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New Crops News, Spring 1992, vol. 2 no. 1

Highlights from the Second National Symposium on New Crops

Over 370 persons from 44 states and 16 countries attended the Second National Symposium, New Crops: Exploration, Research, Commercialization held in Indianapolis, Indiana on 6-9 Oct. The symposium held in cooperation with the Association for the Advancement of Industrial Crops (AAIC) was cosponsored by ASHS, ISHS, American Society of Agronomy, Crop Science Society of America, and The Society for Economic Botany. Institutional support was provided by the Indiana Business Modernization and Technology Corporation, USDA, CSRS, the New Crops Center of Purdue University, and the Center for Alternative Plant and Animal Products, University of Minnesota. Industrial sponsors included Dow Elanco, The Proctor and Gamble Company, and Petoseed.

The symposium was organized by James E. Simon and Jules Janick, Purdue University, Anson E. Thompson and Henry L Shands, USDA, with the broad objective to provide a national forum for leading authorities from industry, government, agricultural producers, experiment stations, and academia to discuss the status and future of new crop development. There were a total of 69 invited presentations and 108 posters. The Honorable Richard Lugar, senior Senator from Indiana and ranking minority member of the Senate's Agriculture Committee, was the featured speaker at the Welcoming Reception and spoke on The Farm Bill and the Future of American Agriculture. Senator Lugar stressed the dilemmas facing American and international agriculture in light of the recent developments in Eastern Europe and the Soviet Union as well as the present economic and trade situation in the United States and Europe. Jack Harlan, new crop explorer and evolutionist, was the banquet speaker and presented a fascinating account of his early explorations in Asia with emphasis on the highlands of Pakistan.

Sessions included New Crops: Policy and Politics, International Developments in New Crops, and a North American Forecast divided into Industry Outlook, Regional Developments and a discussion of New Crops Centers. An evening session, Biotechnology, included three papers on genetic engineering in oilseed and industrial crops. There were two concurrent session covering the status of New Crop Research which included presentations on Cereals and Pseudocereals, Aromatic Medicinal and Bioactive Plants, Forages and Grain Legumes, Vegetable Crops, Fiber Crops, Floral and Landscape Crops, Industrial Oilseed Crops, and Fruits. The last day included a morning session on Plant Exploration and an afternoon panel discussion organized by AAIC on Commercializing Industrial Crops. James E. Simon wrapped up the meeting with a summary of the symposium.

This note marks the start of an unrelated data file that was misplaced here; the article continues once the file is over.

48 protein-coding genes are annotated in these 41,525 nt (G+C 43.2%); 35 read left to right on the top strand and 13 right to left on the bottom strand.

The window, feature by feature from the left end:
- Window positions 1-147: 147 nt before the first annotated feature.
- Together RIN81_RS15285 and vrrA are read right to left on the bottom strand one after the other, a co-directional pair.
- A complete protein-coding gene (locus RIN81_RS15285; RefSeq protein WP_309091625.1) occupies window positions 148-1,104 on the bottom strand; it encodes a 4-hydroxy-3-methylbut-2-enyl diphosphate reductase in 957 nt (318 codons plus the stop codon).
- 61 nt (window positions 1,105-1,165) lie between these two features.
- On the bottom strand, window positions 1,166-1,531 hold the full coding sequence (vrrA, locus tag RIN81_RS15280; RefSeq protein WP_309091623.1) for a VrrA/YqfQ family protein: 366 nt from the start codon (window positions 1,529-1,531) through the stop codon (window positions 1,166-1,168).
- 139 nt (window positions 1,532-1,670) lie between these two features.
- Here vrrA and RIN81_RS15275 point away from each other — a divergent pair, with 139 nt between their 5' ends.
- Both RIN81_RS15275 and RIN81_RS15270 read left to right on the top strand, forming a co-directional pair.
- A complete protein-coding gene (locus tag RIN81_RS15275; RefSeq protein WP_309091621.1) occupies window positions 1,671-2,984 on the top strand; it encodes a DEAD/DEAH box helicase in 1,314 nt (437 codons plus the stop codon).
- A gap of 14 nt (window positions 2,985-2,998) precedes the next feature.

In addition to the oral and poster sessions ten exhibitors hosted displays. A large tropical fruit and vegetable display organized by Jonathan H. Crane of the University of Florida's Tropical Research and Education Center at Homestead created a tremendous amount of interest for tropical horticulture.

The proceedings of the conference will be published in book form and are expected to appear early in 1993. The proceedings of the first symposium have been published by Timber Press in a 560 page book entitled Advances in New Crops, which is available at $65 plus postage; credit card orders can be telephoned (800)327-5680. Extra copies of the program which includes abstracts of invited and poster presentations are available at $10; make checks payable to Purdue University and mail request to Jules Janick, 1165 Horticulture, Purdue University, West Lafayette, IN 47907-1165.

The high points of the symposium were evidence of increasing acceptance of a number of new crops. Although funding for new crop research has been erratic, the 1990 Farm Bill has made funding provisions available for an Alternative Agricultural Research and Commercialization, Center (AARC) which will begin to play a growing role beginning in 1992. AARC has been allocated $4.5 million in its first year to work with researchers and entrepreneurs. Clearly not all new crop candidates will make it, and a combination of research information, economic incentive, and enthusiastic crop champions will tip the balance.

The high attendance achieved at this symposium despite the present economic downturn and the enthusiasm generated throughout indicated that new crops continue to generate interest and fascination. Plans are already underway for the 3rd National Symposium in 1995.

Jules Janick
Department of Horticulture